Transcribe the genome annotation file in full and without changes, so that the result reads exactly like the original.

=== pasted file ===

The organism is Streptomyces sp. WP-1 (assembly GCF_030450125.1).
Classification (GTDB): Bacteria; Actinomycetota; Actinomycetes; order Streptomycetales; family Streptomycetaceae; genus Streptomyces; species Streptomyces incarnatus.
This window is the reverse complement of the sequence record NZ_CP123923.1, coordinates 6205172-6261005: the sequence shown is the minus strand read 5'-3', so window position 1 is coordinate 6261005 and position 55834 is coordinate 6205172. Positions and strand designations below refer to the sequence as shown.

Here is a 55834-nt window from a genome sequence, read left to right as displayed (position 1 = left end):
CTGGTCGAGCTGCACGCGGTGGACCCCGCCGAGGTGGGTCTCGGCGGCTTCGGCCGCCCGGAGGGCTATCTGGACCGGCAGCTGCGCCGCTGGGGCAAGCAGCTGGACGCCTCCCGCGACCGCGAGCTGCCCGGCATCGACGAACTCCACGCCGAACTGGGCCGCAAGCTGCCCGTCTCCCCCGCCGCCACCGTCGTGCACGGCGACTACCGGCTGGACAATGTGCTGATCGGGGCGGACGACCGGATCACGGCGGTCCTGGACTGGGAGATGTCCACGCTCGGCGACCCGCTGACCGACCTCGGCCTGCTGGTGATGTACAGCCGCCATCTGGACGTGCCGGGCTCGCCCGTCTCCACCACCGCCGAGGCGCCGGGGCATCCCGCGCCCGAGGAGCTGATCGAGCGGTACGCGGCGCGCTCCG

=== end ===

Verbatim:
The organism is Streptomyces sp. WP-1 (assembly GCF_030450125.1).
Classification (GTDB): Bacteria; Actinomycetota; Actinomycetes; order Streptomycetales; family Streptomycetaceae; genus Streptomyces; species Streptomyces incarnatus.
This window is the reverse complement of the sequence record NZ_CP123923.1, coordinates 6205172-6261005: the sequence shown is the minus strand read 5'-3', so window position 1 is coordinate 6261005 and position 55834 is coordinate 6205172. Positions and strand designations below refer to the sequence as shown.

Here is a 55834-nt window from a genome sequence, read left to right as displayed (position 1 = left end):
CTGGTCGAGCTGCACGCGGTGGACCCCGCCGAGGTGGGTCTCGGCGGCTTCGGCCGCCCGGAGGGCTATCTGGACCGGCAGCTGCGCCGCTGGGGCAAGCAGCTGGACGCCTCCCGCGACCGCGAGCTGCCCGGCATCGACGAACTCCACGCCGAACTGGGCCGCAAGCTGCCCGTCTCCCCCGCCGCCACCGTCGTGCACGGCGACTACCGGCTGGACAATGTGCTGATCGGGGCGGACGACCGGATCACGGCGGTCCTGGACTGGGAGATGTCCACGCTCGGCGACCCGCTGACCGACCTCGGCCTGCTGGTGATGTACAGCCGCCATCTGGACGTGCCGGGCTCGCCCGTCTCCACCACCGCCGAGGCGCCGGGGCATCCCGCGCCCGAGGAGCTGATCGAGCGGTACGCGGCGCGCTCCG